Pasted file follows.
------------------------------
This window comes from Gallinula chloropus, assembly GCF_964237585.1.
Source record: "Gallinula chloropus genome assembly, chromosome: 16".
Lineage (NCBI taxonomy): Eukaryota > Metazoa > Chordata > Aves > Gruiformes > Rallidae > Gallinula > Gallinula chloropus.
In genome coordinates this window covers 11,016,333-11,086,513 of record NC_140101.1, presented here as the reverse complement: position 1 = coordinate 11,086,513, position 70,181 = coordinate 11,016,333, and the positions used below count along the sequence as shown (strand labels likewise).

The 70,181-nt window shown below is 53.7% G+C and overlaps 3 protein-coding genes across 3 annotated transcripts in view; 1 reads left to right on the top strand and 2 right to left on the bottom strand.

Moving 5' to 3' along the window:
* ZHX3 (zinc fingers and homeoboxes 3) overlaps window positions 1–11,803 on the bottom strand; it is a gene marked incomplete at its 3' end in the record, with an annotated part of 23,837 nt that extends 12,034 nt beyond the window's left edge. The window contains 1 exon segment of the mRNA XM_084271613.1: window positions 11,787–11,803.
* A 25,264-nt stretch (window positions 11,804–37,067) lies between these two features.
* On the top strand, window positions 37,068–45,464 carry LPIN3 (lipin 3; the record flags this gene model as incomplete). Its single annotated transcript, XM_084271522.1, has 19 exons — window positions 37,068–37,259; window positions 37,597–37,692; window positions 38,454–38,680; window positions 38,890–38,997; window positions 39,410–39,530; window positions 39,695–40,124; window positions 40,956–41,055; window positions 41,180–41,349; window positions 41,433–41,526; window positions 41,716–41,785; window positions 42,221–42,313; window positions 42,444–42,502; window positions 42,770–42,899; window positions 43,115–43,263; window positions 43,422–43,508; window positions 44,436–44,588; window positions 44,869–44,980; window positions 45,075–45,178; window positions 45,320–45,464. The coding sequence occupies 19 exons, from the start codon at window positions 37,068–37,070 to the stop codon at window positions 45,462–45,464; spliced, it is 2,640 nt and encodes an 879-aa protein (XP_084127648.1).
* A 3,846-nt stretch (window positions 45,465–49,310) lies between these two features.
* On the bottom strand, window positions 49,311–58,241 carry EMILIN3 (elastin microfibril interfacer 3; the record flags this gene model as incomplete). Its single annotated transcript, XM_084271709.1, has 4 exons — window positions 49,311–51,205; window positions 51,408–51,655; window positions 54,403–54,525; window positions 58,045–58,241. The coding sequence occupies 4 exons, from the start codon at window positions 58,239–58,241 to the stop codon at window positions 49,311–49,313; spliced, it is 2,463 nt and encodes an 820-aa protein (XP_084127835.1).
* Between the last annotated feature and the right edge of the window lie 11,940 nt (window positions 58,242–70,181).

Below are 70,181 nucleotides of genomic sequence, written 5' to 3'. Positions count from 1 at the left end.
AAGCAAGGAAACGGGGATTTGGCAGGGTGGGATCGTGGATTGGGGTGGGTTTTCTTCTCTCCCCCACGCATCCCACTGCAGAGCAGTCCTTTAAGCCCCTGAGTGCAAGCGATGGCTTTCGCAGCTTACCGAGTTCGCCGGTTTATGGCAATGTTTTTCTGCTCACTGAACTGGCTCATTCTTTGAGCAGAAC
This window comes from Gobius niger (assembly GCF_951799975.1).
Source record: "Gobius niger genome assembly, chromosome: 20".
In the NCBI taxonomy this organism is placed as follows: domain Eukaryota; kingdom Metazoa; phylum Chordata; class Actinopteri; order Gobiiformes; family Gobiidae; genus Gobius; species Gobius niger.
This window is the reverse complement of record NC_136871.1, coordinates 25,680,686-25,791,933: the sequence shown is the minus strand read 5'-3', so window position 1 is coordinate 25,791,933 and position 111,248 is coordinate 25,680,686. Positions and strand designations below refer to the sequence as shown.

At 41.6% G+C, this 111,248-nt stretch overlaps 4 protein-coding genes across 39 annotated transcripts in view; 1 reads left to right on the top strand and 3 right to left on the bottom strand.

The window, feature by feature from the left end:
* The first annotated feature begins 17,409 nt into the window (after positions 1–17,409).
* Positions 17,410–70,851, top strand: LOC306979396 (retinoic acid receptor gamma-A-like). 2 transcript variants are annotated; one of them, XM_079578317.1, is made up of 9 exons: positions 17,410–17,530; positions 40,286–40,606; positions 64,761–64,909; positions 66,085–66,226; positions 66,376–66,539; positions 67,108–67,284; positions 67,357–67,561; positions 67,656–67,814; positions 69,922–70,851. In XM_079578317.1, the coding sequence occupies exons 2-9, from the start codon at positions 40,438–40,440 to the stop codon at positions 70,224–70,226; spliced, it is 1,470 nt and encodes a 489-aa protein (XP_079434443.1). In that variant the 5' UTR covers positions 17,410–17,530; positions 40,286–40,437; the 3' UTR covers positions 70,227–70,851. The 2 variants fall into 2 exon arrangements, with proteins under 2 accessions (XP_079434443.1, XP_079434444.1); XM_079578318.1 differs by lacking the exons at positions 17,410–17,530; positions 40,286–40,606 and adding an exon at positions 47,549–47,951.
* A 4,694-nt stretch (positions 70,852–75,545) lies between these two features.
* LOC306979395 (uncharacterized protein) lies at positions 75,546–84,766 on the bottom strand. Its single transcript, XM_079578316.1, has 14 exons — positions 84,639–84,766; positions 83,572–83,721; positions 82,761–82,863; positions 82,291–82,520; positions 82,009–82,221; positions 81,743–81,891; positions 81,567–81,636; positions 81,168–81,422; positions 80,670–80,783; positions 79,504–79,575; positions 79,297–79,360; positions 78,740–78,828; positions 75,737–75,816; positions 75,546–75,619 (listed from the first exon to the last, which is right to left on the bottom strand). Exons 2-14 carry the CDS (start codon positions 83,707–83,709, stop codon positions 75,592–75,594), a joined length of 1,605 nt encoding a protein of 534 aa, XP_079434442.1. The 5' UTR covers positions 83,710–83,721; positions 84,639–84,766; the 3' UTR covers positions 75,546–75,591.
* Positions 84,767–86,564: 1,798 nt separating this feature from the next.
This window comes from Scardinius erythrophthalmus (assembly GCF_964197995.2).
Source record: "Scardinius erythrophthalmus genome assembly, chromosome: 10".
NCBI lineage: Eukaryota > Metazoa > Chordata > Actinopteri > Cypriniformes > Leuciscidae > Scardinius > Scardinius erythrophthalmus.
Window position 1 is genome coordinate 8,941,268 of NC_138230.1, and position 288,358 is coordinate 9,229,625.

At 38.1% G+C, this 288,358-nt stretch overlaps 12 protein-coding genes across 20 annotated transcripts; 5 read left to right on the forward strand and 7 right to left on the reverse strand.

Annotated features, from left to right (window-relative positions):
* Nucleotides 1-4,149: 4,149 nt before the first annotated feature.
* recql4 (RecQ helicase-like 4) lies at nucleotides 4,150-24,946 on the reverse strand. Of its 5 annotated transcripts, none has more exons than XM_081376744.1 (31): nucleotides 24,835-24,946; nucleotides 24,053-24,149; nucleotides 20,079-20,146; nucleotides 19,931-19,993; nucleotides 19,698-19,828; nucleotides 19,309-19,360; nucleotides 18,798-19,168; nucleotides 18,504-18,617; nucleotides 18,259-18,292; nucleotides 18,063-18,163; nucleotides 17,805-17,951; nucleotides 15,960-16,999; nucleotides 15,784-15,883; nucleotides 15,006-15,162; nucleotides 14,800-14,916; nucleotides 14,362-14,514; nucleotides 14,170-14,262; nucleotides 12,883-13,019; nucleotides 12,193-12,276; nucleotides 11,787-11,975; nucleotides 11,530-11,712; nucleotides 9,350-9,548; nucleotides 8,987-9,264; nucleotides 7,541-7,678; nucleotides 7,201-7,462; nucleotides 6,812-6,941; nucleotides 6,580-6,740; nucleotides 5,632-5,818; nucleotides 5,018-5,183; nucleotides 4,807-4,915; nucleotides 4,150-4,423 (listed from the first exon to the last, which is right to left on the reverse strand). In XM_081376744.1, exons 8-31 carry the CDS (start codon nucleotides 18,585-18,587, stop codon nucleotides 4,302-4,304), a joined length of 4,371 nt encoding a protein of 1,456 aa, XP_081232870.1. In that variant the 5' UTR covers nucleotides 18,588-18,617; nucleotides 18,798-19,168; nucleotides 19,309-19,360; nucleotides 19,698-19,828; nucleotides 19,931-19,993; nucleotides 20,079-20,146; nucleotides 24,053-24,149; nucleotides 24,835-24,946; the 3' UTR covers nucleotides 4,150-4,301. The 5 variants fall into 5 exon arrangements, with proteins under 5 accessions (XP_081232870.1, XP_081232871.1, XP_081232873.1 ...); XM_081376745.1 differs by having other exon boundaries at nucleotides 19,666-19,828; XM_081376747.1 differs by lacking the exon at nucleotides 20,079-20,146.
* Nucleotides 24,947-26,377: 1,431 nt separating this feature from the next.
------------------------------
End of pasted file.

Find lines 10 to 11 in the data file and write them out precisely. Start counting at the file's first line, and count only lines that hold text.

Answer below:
* A 3,846-nt stretch (window positions 45,465–49,310) lies between these two features.
* On the bottom strand, window positions 49,311–58,241 carry EMILIN3 (elastin microfibril interfacer 3; the record flags this gene model as incomplete). Its single annotated transcript, XM_084271709.1, has 4 exons — window positions 49,311–51,205; window positions 51,408–51,655; window positions 54,403–54,525; window positions 58,045–58,241. The coding sequence occupies 4 exons, from the start codon at window positions 58,239–58,241 to the stop codon at window positions 49,311–49,313; spliced, it is 2,463 nt and encodes an 820-aa protein (XP_084127835.1).